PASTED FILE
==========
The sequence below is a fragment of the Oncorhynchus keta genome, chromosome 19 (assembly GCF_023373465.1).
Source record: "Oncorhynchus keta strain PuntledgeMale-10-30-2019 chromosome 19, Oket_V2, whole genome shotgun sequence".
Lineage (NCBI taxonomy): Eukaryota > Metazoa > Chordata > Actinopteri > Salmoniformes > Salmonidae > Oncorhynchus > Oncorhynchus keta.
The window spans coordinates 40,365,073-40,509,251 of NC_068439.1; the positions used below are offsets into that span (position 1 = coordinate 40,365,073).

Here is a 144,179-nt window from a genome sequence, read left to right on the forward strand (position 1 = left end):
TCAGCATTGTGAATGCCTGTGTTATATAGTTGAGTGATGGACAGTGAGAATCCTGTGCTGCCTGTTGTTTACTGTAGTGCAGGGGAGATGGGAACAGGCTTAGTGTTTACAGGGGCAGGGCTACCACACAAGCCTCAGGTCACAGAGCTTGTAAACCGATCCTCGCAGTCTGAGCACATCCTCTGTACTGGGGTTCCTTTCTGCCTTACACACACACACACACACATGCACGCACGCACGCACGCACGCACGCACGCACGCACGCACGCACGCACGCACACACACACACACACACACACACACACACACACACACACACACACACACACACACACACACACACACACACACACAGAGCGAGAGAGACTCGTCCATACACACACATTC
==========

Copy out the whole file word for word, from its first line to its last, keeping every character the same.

The sequence below is a fragment of the Oncorhynchus keta genome, chromosome 19 (assembly GCF_023373465.1).
Source record: "Oncorhynchus keta strain PuntledgeMale-10-30-2019 chromosome 19, Oket_V2, whole genome shotgun sequence".
Lineage (NCBI taxonomy): Eukaryota > Metazoa > Chordata > Actinopteri > Salmoniformes > Salmonidae > Oncorhynchus > Oncorhynchus keta.
The window spans coordinates 40,365,073-40,509,251 of NC_068439.1; the positions used below are offsets into that span (position 1 = coordinate 40,365,073).

Here is a 144,179-nt window from a genome sequence, read left to right on the forward strand (position 1 = left end):
TCAGCATTGTGAATGCCTGTGTTATATAGTTGAGTGATGGACAGTGAGAATCCTGTGCTGCCTGTTGTTTACTGTAGTGCAGGGGAGATGGGAACAGGCTTAGTGTTTACAGGGGCAGGGCTACCACACAAGCCTCAGGTCACAGAGCTTGTAAACCGATCCTCGCAGTCTGAGCACATCCTCTGTACTGGGGTTCCTTTCTGCCTTACACACACACACACACACATGCACGCACGCACGCACGCACGCACGCACGCACGCACGCACGCACGCACGCACACACACACACACACACACACACACACACACACACACACACACACACACACACACACACACACACACACACACACAGAGCGAGAGAGACTCGTCCATACACACACATTC